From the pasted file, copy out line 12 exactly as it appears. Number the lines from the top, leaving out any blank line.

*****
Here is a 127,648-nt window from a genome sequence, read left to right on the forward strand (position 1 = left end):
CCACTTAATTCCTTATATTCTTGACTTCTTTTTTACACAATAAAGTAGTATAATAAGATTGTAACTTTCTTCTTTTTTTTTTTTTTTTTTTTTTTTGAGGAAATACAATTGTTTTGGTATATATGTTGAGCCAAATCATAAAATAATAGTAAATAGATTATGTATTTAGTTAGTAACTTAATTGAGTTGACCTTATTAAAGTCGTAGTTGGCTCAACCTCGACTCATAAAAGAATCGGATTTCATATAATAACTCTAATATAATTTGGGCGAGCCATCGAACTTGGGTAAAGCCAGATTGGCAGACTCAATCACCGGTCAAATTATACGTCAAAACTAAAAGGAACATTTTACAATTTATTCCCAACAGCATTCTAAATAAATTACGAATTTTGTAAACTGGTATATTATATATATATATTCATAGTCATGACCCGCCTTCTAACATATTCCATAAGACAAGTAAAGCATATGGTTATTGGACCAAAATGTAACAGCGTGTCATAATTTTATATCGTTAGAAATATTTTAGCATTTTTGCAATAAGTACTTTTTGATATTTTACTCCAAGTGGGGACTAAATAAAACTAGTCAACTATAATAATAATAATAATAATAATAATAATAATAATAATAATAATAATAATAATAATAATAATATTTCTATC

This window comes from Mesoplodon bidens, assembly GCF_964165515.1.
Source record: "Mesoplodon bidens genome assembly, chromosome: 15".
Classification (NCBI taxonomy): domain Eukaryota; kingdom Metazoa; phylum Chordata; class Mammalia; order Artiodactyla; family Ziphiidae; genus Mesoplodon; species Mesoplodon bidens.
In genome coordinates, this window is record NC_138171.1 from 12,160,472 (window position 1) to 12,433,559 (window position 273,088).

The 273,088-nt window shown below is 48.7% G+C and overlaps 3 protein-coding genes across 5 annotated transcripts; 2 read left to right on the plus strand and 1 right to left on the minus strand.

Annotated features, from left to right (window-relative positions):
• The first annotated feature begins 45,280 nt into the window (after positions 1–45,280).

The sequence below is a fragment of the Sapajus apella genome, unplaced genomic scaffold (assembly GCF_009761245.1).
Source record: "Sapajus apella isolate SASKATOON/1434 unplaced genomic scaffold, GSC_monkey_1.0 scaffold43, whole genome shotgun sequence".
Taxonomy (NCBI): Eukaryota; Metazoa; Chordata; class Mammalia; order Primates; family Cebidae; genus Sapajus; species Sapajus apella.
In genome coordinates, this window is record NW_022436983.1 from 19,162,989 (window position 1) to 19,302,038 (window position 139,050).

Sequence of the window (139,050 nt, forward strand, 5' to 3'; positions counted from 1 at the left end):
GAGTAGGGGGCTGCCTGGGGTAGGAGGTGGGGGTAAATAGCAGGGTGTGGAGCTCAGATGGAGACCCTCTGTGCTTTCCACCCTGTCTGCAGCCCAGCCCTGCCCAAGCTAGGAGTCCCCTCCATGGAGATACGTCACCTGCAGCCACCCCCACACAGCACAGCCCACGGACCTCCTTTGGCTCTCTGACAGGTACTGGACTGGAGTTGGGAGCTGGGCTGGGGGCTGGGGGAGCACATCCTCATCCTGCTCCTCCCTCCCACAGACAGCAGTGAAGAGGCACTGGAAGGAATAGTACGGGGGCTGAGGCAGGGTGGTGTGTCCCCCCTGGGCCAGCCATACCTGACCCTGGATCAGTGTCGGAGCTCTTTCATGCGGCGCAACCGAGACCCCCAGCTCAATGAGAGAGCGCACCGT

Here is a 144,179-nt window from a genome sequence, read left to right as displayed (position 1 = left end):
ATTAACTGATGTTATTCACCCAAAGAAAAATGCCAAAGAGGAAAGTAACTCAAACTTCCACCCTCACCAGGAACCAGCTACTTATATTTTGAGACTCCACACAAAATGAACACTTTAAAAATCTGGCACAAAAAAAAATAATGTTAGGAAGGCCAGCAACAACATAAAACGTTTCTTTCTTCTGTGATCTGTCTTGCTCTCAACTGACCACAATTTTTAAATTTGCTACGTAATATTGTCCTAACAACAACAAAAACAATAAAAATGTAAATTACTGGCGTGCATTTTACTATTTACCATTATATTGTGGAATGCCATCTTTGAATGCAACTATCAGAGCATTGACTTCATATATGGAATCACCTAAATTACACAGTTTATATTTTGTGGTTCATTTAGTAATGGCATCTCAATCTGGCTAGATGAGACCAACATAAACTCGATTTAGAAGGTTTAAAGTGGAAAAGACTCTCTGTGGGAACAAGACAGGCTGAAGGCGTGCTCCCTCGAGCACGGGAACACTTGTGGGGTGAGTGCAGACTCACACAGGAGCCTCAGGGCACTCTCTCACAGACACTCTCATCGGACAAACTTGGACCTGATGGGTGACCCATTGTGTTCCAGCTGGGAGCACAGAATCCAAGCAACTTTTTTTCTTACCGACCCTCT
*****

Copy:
Taxonomy (NCBI): Eukaryota; Metazoa; Chordata; class Mammalia; order Primates; family Cebidae; genus Sapajus; species Sapajus apella.